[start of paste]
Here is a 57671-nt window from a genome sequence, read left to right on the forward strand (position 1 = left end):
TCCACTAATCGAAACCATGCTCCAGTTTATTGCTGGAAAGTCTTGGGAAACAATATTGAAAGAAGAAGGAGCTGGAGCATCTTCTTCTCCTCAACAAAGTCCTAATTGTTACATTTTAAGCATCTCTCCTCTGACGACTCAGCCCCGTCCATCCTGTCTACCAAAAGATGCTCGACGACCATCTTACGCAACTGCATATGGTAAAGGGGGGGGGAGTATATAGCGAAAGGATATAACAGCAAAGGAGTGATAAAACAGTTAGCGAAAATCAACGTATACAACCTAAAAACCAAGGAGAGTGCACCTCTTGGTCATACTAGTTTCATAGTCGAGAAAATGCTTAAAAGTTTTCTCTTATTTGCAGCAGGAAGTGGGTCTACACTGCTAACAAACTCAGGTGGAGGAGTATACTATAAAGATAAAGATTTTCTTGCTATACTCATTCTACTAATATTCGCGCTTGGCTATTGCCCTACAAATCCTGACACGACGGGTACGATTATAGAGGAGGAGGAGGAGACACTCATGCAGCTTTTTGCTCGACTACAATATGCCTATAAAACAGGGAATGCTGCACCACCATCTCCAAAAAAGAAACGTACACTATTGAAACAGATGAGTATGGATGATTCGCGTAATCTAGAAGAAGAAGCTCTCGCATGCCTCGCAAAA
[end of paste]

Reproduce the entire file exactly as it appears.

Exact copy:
Here is a 57671-nt window from a genome sequence, read left to right on the forward strand (position 1 = left end):
TCCACTAATCGAAACCATGCTCCAGTTTATTGCTGGAAAGTCTTGGGAAACAATATTGAAAGAAGAAGGAGCTGGAGCATCTTCTTCTCCTCAACAAAGTCCTAATTGTTACATTTTAAGCATCTCTCCTCTGACGACTCAGCCCCGTCCATCCTGTCTACCAAAAGATGCTCGACGACCATCTTACGCAACTGCATATGGTAAAGGGGGGGGGAGTATATAGCGAAAGGATATAACAGCAAAGGAGTGATAAAACAGTTAGCGAAAATCAACGTATACAACCTAAAAACCAAGGAGAGTGCACCTCTTGGTCATACTAGTTTCATAGTCGAGAAAATGCTTAAAAGTTTTCTCTTATTTGCAGCAGGAAGTGGGTCTACACTGCTAACAAACTCAGGTGGAGGAGTATACTATAAAGATAAAGATTTTCTTGCTATACTCATTCTACTAATATTCGCGCTTGGCTATTGCCCTACAAATCCTGACACGACGGGTACGATTATAGAGGAGGAGGAGGAGACACTCATGCAGCTTTTTGCTCGACTACAATATGCCTATAAAACAGGGAATGCTGCACCACCATCTCCAAAAAAGAAACGTACACTATTGAAACAGATGAGTATGGATGATTCGCGTAATCTAGAAGAAGAAGCTCTCGCATGCCTCGCAAAA